Despite significant knowledge of tiger ecology, information on hunting behavior is limited because tigers hunt in habitats where they are difficult to observe. From May 2013 to June 2015, we visited kill sites of eight female radio-collared tigers (Panthera tigris) to identify prey species of this species in Huai Kha Khaeng Wildlife Sanctuary, Thailand. At 150 kill sites, 11 mammalian species were identified from skeletal remains or hair samples. Sambar (Rusa unicolor), banteng (Bos javanicus), and gaur (Bos gaurus) composed 95.1% of tiger prey biomass. A subset of 87 kill sites was paired with 87 randomly selected sites within the home ranges of five of the eight radio-collared tigers to determine the influence of prey abundance and other ecological variables on hunting success. At each site, geomorphic and ecological covariates were sampled in 900 m2 square plots. A generalized linear model was used to investigate differences between kill sites and random sites. Mean relative prey abundance at kill sites was significantly lower than relative prey abundance at random sites (77.8 and 139.3 tracks/ha, respectively) indicating tigers did not kill in areas of higher relative prey abundance. Model selection was used to examine 12 landscape features that potentially influence kill site location. In the best model, low shrub cover and high crown cover were highly significant; tree density was included in this model but was not significant. This is the first study to demonstrate that kill location requires a combination of landscape features to first detect and then successfully stalk prey.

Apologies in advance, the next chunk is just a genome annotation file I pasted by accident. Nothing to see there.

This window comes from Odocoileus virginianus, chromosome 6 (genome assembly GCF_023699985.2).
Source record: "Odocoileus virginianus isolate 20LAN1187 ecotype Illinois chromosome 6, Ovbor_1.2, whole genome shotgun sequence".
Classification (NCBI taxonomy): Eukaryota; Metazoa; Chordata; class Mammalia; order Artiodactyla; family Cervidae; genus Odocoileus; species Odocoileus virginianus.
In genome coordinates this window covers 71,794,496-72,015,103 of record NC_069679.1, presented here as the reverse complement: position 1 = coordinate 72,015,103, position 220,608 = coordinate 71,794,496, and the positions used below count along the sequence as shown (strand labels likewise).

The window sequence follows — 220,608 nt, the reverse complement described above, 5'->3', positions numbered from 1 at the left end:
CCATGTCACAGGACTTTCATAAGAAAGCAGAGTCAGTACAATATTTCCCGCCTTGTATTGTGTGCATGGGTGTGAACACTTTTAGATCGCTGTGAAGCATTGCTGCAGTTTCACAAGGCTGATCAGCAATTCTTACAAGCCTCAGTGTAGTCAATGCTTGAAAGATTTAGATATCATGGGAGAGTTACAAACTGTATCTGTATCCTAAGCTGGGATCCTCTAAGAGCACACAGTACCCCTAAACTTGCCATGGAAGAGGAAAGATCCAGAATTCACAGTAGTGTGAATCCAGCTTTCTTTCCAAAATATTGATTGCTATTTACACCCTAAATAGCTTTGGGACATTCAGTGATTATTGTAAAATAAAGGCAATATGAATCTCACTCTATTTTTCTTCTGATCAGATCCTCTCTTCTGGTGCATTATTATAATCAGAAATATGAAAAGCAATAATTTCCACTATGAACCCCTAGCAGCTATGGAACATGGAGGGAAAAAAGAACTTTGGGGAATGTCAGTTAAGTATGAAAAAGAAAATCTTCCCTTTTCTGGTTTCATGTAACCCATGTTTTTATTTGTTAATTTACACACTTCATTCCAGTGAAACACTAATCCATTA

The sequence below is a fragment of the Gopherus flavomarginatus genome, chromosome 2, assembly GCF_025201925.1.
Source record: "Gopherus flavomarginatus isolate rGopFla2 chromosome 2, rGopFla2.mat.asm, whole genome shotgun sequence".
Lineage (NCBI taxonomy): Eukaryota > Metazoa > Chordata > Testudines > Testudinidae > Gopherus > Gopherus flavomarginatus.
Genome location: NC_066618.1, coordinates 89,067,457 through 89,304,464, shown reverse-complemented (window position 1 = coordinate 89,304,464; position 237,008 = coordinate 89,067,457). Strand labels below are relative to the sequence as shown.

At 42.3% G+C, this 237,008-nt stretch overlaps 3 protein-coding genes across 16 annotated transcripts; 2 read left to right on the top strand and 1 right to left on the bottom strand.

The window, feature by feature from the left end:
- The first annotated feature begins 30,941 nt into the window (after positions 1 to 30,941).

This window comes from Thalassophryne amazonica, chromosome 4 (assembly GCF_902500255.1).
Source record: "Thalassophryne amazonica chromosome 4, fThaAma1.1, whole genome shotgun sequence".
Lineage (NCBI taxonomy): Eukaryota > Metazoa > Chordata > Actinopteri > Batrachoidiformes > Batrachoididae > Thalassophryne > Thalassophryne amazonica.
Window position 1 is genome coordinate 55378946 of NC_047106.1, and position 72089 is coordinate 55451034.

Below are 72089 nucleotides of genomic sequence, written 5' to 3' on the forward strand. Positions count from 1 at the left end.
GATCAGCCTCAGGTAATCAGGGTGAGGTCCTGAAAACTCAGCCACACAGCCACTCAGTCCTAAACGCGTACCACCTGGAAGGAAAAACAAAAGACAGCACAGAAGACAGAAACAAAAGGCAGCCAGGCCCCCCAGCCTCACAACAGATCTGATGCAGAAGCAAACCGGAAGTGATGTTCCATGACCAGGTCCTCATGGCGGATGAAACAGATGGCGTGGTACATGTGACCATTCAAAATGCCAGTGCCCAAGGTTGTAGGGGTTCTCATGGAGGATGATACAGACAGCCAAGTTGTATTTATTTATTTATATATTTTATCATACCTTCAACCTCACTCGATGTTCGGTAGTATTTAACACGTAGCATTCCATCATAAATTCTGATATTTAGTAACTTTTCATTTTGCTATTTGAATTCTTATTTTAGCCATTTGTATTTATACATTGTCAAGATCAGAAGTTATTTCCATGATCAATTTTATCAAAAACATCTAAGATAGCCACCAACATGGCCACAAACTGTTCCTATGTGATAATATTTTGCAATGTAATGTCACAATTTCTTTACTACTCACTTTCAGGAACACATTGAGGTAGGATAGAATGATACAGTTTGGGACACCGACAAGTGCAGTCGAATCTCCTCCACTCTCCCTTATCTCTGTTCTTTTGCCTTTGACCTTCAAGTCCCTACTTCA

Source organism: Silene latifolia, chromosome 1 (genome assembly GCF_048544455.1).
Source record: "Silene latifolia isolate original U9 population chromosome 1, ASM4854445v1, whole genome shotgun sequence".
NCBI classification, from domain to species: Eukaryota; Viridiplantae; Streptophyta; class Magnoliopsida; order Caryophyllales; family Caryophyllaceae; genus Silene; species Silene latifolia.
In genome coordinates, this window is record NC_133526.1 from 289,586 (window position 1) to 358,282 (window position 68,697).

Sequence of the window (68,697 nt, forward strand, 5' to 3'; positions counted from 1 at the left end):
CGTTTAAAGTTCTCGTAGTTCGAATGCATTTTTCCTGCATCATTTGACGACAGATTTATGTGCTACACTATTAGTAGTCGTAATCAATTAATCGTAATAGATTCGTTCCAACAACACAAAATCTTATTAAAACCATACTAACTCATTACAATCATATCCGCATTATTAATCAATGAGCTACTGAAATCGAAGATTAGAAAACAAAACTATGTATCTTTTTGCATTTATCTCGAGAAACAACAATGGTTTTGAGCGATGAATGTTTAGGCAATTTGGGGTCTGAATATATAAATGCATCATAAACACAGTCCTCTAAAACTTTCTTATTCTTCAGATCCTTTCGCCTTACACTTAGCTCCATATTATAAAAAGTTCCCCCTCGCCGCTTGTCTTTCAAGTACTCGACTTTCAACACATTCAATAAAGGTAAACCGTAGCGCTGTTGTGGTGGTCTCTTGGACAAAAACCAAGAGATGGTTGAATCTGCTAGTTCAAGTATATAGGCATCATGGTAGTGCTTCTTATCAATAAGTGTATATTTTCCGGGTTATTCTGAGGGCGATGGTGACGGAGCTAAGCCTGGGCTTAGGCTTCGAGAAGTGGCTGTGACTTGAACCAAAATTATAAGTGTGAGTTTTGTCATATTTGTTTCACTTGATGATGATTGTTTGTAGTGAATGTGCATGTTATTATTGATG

- Huai Kha Khaeng Wildlife Sanctuary
- cluster locations
- hunting success
- tiger kill site characteristics
- tiger prey